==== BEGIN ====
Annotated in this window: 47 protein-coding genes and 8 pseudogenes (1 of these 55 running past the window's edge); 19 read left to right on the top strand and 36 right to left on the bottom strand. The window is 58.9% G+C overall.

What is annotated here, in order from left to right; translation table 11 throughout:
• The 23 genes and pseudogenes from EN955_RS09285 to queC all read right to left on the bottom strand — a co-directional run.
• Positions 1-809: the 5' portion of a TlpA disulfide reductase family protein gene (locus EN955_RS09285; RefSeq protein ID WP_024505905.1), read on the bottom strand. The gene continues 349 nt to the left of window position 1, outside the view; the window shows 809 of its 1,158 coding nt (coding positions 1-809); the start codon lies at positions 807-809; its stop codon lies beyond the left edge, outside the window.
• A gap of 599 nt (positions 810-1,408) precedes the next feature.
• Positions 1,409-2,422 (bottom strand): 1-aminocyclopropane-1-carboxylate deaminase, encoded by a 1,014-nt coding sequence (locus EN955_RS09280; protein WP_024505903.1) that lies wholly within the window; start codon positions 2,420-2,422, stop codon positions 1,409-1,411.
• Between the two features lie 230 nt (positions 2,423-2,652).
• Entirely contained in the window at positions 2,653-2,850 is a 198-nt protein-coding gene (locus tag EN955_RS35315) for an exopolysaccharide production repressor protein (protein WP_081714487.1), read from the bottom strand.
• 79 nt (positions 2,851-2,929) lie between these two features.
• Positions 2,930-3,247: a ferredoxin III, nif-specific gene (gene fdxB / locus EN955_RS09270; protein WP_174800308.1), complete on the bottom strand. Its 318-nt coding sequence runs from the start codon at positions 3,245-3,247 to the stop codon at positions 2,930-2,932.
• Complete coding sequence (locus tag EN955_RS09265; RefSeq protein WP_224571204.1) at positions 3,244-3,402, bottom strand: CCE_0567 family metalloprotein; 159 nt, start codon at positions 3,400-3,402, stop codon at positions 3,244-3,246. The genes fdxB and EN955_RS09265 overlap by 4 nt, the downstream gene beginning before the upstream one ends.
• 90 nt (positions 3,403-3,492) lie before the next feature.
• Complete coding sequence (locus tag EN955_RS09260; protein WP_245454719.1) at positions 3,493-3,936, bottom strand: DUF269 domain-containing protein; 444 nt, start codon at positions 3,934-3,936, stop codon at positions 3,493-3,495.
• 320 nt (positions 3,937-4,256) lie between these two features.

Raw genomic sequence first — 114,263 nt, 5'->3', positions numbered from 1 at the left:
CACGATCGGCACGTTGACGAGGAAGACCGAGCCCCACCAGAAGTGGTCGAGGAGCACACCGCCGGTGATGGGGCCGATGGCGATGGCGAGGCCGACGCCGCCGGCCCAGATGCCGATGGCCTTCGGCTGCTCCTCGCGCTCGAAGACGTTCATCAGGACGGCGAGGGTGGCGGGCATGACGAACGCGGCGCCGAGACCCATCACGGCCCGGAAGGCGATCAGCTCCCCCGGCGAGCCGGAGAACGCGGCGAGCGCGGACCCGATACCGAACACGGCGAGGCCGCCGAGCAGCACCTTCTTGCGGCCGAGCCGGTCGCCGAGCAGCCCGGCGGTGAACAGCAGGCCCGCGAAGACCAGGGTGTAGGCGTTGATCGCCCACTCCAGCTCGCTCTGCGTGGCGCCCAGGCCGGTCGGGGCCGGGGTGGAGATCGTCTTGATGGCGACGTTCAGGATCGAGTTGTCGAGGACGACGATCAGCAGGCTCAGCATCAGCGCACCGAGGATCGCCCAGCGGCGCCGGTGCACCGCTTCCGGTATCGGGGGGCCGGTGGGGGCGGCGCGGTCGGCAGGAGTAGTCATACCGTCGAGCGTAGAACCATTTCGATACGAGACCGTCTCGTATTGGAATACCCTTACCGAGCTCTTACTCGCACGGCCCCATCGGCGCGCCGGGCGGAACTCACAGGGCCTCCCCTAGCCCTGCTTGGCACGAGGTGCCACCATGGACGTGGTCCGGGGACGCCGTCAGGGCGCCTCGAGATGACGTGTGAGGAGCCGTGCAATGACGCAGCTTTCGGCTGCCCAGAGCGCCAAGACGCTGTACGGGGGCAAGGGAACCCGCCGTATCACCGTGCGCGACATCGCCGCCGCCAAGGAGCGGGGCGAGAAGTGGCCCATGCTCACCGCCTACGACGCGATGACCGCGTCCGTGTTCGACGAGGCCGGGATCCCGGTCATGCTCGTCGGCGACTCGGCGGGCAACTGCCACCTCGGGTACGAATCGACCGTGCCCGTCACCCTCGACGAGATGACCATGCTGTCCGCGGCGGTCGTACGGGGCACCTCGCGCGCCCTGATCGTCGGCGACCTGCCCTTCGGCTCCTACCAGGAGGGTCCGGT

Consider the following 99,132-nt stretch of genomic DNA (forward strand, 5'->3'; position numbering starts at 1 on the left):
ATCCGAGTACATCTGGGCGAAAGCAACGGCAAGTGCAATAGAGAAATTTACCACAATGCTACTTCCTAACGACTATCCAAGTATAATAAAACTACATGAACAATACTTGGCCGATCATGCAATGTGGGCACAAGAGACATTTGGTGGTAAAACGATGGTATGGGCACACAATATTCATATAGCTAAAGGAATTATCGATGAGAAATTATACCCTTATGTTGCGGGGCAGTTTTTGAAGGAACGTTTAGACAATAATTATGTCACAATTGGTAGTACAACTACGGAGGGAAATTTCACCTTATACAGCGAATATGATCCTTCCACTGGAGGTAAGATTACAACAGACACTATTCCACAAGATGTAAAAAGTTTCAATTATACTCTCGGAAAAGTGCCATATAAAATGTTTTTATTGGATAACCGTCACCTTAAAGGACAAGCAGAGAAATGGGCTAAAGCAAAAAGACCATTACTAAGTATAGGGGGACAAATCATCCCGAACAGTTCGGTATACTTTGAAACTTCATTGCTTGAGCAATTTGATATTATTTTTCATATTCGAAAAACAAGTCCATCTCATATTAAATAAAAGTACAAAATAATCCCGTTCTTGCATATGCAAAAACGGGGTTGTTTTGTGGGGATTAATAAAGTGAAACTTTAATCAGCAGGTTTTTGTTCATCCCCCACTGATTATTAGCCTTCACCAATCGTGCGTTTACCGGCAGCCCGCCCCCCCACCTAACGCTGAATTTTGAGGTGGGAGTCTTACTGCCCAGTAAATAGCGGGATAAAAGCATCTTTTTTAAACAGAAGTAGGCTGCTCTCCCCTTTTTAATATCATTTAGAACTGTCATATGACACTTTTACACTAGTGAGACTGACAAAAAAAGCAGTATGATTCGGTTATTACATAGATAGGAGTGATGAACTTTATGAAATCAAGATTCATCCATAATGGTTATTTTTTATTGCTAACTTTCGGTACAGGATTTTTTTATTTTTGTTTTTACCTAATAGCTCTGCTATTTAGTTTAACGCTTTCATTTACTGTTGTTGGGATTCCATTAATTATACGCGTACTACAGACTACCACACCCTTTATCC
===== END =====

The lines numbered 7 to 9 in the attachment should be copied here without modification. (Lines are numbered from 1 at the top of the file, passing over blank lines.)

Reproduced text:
• Between the two features lie 230 nt (positions 2,423-2,652).
• Entirely contained in the window at positions 2,653-2,850 is a 198-nt protein-coding gene (locus tag EN955_RS35315) for an exopolysaccharide production repressor protein (protein WP_081714487.1), read from the bottom strand.
• 79 nt (positions 2,851-2,929) lie between these two features.